Correction to: Gender Differences in the Association between Cyberbullying Victimization and Perpetration: the Role of Anger Rumination and Traditional Bullying Experiences

International Journal of Mental Health and Addiction, Jan 2019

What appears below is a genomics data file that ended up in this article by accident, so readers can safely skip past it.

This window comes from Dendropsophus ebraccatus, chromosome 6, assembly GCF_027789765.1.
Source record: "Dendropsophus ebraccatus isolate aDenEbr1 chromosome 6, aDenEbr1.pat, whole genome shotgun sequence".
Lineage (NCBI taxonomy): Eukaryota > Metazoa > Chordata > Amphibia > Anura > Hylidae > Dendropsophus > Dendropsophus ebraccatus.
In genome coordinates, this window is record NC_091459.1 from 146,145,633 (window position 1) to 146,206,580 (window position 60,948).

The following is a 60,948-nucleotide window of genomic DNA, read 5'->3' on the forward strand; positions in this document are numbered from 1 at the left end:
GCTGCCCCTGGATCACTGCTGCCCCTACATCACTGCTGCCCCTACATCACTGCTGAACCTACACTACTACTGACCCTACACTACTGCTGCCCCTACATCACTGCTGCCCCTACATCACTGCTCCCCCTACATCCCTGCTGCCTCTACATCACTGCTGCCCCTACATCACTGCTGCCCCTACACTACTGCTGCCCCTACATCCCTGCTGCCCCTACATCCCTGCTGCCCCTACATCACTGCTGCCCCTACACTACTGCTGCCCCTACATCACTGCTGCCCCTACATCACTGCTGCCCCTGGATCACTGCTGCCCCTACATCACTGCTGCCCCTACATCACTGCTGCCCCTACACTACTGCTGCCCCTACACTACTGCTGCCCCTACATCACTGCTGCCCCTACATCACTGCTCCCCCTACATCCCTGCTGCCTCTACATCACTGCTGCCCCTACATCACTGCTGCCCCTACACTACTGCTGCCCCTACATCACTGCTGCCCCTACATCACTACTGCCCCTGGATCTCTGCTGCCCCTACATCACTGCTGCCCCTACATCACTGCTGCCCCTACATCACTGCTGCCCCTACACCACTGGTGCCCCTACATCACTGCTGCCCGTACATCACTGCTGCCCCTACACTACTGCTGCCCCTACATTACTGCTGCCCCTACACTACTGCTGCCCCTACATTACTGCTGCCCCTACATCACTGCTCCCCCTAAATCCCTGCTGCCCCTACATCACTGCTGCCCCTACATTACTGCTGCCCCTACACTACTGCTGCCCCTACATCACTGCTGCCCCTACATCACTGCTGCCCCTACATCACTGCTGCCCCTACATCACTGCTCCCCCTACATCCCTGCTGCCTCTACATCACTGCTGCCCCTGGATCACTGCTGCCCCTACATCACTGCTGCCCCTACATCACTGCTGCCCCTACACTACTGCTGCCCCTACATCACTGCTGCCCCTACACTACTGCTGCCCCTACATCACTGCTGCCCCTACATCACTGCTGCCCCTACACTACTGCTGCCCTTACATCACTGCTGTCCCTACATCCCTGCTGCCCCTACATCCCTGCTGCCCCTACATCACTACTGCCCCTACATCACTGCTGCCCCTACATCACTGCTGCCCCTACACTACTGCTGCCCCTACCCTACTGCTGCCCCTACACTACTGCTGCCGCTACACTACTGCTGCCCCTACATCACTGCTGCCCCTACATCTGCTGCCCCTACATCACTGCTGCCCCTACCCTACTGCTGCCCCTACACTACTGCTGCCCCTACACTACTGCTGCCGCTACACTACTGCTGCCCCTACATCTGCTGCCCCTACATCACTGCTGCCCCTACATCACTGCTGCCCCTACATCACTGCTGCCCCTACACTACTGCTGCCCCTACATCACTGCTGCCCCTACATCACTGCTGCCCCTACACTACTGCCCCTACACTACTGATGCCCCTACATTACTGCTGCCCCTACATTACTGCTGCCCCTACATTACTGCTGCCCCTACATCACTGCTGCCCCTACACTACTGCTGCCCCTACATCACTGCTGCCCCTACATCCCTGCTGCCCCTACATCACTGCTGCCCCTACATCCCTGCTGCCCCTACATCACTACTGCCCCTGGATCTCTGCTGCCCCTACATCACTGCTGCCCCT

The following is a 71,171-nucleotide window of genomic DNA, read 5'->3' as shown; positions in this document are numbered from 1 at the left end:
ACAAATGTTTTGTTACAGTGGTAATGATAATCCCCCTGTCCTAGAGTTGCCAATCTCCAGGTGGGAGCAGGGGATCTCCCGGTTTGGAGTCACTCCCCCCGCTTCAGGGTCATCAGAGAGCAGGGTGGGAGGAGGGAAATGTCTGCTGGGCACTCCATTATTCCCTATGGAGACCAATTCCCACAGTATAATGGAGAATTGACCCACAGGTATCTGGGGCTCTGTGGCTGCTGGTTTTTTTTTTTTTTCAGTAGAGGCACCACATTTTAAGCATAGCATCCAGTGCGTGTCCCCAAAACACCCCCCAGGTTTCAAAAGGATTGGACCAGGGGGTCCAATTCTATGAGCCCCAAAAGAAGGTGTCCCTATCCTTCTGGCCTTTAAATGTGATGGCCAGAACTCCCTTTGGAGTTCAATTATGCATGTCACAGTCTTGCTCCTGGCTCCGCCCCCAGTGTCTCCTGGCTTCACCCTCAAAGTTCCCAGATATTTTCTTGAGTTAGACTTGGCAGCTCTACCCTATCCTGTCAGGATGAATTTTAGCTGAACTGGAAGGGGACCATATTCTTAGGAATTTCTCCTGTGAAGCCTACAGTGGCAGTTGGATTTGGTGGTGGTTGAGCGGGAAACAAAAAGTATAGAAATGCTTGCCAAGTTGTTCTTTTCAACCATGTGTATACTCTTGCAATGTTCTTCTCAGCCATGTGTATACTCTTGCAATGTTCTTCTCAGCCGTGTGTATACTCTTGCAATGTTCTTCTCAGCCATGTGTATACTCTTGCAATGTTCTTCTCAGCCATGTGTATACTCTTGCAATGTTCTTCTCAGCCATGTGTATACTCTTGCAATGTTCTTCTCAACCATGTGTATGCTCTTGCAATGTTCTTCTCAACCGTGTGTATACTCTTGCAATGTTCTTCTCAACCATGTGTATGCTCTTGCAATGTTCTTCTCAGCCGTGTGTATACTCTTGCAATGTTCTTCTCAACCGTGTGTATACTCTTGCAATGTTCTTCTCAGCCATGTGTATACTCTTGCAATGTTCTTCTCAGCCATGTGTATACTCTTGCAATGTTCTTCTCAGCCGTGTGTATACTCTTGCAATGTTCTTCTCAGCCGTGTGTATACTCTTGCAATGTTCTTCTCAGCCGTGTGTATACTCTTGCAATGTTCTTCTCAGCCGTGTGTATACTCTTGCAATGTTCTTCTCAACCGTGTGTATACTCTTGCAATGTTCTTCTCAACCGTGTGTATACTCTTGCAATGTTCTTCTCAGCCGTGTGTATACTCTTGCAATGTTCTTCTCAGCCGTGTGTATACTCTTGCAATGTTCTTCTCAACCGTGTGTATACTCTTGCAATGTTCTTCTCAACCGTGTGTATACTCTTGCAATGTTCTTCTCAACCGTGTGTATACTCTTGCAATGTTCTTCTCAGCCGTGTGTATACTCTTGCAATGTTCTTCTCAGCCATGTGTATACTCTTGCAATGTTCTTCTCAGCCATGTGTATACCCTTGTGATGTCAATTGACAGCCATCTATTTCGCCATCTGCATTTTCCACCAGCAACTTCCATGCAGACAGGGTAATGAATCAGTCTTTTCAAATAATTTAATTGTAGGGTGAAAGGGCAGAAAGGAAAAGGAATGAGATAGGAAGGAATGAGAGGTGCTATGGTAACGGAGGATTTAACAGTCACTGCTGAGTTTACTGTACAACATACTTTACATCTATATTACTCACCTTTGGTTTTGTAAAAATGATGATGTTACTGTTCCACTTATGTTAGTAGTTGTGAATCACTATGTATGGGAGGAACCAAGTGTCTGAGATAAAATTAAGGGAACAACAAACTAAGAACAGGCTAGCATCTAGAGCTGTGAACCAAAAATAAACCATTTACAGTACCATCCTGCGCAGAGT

Ágnes Zsila, Róbert Urbán, Mark D. Griffiths, Zsolt Demetrovics

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Correction to: Gender Differences in the Association between Cyberbullying Victimization and Perpetration: the Role of Anger Rumination and Traditional Bullying Experiences